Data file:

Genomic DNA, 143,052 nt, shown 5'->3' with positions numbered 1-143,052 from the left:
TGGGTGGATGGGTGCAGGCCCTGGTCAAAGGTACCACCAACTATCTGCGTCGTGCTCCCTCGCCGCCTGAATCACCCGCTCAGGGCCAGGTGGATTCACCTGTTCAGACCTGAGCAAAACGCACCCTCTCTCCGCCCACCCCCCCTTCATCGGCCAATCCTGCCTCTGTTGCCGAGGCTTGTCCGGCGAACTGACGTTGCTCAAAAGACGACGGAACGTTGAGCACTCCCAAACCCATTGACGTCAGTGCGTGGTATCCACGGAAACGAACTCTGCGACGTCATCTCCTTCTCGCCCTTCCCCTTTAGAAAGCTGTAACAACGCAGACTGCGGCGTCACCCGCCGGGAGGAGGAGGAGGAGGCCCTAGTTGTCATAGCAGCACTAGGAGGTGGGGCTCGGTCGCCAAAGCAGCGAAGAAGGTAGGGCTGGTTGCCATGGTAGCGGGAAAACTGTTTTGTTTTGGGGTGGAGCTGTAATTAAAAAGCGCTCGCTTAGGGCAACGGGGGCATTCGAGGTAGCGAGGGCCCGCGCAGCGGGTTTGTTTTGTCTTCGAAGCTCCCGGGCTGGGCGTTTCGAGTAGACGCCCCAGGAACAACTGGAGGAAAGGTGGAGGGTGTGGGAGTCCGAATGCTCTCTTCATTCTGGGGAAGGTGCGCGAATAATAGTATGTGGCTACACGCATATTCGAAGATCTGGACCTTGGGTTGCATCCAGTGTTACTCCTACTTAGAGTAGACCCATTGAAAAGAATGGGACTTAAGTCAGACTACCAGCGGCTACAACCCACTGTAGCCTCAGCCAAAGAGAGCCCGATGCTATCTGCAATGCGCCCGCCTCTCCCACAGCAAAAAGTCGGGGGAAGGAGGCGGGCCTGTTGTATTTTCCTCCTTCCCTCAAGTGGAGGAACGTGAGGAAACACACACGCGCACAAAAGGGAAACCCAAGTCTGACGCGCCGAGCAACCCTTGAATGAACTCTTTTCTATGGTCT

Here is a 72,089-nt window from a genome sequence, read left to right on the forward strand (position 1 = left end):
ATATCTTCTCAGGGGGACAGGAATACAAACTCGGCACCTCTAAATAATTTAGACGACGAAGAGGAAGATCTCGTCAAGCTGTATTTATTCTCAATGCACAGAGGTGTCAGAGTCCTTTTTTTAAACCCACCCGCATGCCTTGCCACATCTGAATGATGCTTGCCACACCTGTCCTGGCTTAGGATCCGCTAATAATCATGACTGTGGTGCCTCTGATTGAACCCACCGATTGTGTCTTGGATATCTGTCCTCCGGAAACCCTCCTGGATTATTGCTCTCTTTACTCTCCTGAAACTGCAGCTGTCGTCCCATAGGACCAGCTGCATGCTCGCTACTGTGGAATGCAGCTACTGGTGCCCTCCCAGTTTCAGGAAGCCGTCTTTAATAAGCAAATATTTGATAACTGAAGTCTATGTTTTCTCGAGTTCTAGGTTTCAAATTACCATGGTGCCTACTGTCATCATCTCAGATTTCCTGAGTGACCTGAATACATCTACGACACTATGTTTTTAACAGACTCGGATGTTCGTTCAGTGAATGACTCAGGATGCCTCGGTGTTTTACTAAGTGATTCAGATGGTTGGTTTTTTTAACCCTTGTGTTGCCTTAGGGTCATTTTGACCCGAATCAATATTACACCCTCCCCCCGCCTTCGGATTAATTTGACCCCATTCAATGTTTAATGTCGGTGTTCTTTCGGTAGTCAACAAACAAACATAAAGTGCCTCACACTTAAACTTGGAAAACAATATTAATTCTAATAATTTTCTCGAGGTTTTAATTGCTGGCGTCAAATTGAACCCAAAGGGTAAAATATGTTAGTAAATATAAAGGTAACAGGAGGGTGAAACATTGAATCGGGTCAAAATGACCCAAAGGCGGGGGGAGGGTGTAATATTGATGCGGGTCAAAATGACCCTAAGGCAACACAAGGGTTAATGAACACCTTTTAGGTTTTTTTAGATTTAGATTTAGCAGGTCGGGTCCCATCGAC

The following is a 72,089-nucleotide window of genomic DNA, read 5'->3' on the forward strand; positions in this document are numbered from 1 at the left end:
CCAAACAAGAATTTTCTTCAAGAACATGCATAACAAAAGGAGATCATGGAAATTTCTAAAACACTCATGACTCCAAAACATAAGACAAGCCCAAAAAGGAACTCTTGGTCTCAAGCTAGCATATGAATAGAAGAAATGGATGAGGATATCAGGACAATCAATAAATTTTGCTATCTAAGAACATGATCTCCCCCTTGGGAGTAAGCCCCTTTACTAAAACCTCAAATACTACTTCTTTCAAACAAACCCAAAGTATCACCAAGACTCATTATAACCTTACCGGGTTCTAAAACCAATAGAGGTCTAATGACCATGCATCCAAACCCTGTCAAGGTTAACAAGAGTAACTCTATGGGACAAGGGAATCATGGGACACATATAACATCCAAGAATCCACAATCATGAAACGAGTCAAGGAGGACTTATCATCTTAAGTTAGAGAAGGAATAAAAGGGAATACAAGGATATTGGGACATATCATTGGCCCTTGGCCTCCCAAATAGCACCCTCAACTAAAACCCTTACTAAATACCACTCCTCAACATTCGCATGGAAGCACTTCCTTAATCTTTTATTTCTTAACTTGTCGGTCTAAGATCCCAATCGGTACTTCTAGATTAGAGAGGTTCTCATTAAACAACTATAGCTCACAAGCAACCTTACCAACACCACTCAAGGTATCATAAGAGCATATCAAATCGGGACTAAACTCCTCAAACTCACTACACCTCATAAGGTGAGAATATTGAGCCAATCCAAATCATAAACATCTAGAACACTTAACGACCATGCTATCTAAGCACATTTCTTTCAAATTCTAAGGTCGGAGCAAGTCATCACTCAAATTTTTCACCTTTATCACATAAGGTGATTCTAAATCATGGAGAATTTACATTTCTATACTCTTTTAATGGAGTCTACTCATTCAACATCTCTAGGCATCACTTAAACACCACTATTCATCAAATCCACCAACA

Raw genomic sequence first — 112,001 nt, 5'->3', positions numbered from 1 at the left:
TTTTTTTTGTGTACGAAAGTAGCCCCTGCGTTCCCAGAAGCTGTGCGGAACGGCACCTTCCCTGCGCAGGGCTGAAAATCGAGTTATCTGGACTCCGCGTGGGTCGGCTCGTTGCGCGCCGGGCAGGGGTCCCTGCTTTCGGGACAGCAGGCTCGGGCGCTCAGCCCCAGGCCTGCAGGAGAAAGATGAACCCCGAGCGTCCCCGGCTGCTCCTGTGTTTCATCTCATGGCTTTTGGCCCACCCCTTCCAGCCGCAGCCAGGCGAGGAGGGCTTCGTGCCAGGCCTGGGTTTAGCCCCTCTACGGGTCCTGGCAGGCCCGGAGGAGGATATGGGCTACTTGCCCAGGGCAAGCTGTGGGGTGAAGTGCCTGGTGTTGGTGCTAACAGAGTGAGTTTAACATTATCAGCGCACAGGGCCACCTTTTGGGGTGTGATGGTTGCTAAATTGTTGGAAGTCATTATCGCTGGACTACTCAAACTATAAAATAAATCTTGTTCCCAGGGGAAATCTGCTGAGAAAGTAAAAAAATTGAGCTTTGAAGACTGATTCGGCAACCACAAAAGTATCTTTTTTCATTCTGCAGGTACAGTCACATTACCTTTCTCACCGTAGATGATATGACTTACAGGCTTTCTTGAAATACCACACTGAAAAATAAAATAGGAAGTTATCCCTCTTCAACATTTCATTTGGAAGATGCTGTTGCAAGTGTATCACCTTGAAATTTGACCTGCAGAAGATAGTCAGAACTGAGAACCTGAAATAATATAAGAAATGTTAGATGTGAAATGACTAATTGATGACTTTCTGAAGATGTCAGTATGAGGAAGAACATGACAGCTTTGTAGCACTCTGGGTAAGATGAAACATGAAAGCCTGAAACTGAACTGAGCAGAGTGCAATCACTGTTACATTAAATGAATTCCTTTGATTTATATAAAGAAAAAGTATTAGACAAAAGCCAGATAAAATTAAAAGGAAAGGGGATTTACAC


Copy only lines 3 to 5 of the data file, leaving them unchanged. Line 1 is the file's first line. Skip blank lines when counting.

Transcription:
Here is a 72,089-nt window from a genome sequence, read left to right on the forward strand (position 1 = left end):
ATATCTTCTCAGGGGGACAGGAATACAAACTCGGCACCTCTAAATAATTTAGACGACGAAGAGGAAGATCTCGTCAAGCTGTATTTATTCTCAATGCACAGAGGTGTCAGAGTCCTTTTTTTAAACCCACCCGCATGCCTTGCCACATCTGAATGATGCTTGCCACACCTGTCCTGGCTTAGGATCCGCTAATAATCATGACTGTGGTGCCTCTGATTGAACCCACCGATTGTGTCTTGGATATCTGTCCTCCGGAAACCCTCCTGGATTATTGCTCTCTTTACTCTCCTGAAACTGCAGCTGTCGTCCCATAGGACCAGCTGCATGCTCGCTACTGTGGAATGCAGCTACTGGTGCCCTCCCAGTTTCAGGAAGCCGTCTTTAATAAGCAAATATTTGATAACTGAAGTCTATGTTTTCTCGAGTTCTAGGTTTCAAATTACCATGGTGCCTACTGTCATCATCTCAGATTTCCTGAGTGACCTGAATACATCTACGACACTATGTTTTTAACAGACTCGGATGTTCGTTCAGTGAATGACTCAGGATGCCTCGGTGTTTTACTAAGTGATTCAGATGGTTGGTTTTTTTAACCCTTGTGTTGCCTTAGGGTCATTTTGACCCGAATCAATATTACACCCTCCCCCCGCCTTCGGATTAATTTGACCCCATTCAATGTTTAATGTCGGTGTTCTTTCGGTAGTCAACAAACAAACATAAAGTGCCTCACACTTAAACTTGGAAAACAATATTAATTCTAATAATTTTCTCGAGGTTTTAATTGCTGGCGTCAAATTGAACCCAAAGGGTAAAATATGTTAGTAAATATAAAGGTAACAGGAGGGTGAAACATTGAATCGGGTCAAAATGACCCAAAGGCGGGGGGAGGGTGTAATATTGATGCGGGTCAAAATGACCCTAAGGCAACACAAGGGTTAATGAACACCTTTTAGGTTTTTTTAGATTTAGATTTAGCAGGTCGGGTCCCATCGAC

The following is a 72,089-nucleotide window of genomic DNA, read 5'->3' on the forward strand; positions in this document are numbered from 1 at the left end: